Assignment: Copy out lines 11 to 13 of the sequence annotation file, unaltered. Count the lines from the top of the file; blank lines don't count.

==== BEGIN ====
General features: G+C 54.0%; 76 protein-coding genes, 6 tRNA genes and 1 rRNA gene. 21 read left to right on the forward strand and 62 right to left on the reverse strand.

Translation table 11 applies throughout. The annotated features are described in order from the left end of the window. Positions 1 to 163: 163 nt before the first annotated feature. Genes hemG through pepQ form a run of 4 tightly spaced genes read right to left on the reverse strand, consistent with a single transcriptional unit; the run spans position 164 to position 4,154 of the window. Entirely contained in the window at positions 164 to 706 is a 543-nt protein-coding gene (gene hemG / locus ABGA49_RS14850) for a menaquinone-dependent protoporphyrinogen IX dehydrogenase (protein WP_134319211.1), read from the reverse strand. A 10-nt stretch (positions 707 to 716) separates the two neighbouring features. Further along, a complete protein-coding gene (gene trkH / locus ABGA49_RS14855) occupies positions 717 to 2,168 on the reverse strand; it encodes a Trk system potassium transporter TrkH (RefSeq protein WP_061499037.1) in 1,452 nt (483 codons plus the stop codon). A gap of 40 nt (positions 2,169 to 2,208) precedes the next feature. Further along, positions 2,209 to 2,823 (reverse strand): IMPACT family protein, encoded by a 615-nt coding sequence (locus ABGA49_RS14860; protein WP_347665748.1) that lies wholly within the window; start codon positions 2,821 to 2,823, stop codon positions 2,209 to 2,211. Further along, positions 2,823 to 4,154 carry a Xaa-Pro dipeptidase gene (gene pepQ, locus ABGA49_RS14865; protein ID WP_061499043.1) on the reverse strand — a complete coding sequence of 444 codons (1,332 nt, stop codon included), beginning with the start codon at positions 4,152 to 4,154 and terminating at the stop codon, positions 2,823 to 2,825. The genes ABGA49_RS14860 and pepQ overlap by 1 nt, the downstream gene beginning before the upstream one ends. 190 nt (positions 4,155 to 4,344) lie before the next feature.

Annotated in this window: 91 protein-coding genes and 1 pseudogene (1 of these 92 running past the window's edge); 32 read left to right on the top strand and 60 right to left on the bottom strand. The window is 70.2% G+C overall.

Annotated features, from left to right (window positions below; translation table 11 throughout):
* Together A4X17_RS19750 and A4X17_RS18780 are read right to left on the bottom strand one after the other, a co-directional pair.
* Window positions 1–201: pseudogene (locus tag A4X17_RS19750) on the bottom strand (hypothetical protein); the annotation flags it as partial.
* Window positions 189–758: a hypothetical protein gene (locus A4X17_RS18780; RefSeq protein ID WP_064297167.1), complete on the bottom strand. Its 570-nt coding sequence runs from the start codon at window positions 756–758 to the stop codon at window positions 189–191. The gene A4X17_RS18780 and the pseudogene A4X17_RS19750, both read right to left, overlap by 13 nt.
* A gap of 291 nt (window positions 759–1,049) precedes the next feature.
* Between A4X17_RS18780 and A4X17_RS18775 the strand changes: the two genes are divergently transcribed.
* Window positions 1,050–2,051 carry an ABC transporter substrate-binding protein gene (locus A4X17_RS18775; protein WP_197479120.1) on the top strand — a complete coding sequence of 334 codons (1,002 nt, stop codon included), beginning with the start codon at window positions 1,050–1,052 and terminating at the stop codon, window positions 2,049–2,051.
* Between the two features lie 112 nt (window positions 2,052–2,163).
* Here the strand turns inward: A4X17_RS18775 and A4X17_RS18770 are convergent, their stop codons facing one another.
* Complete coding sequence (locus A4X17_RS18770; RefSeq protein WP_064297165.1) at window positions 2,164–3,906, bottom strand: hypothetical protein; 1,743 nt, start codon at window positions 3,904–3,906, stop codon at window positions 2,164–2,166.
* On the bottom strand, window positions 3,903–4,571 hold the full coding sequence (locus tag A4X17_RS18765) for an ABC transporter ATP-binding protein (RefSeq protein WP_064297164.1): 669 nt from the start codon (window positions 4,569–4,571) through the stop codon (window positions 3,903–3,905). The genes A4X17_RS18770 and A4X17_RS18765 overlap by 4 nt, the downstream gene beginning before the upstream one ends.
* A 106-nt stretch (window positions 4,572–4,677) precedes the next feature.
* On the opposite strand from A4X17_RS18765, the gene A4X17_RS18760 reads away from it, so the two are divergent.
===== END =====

* Between the two features lie 112 nt (window positions 2,052–2,163).
* Here the strand turns inward: A4X17_RS18775 and A4X17_RS18770 are convergent, their stop codons facing one another.
* Complete coding sequence (locus A4X17_RS18770; RefSeq protein WP_064297165.1) at window positions 2,164–3,906, bottom strand: hypothetical protein; 1,743 nt, start codon at window positions 3,904–3,906, stop codon at window positions 2,164–2,166.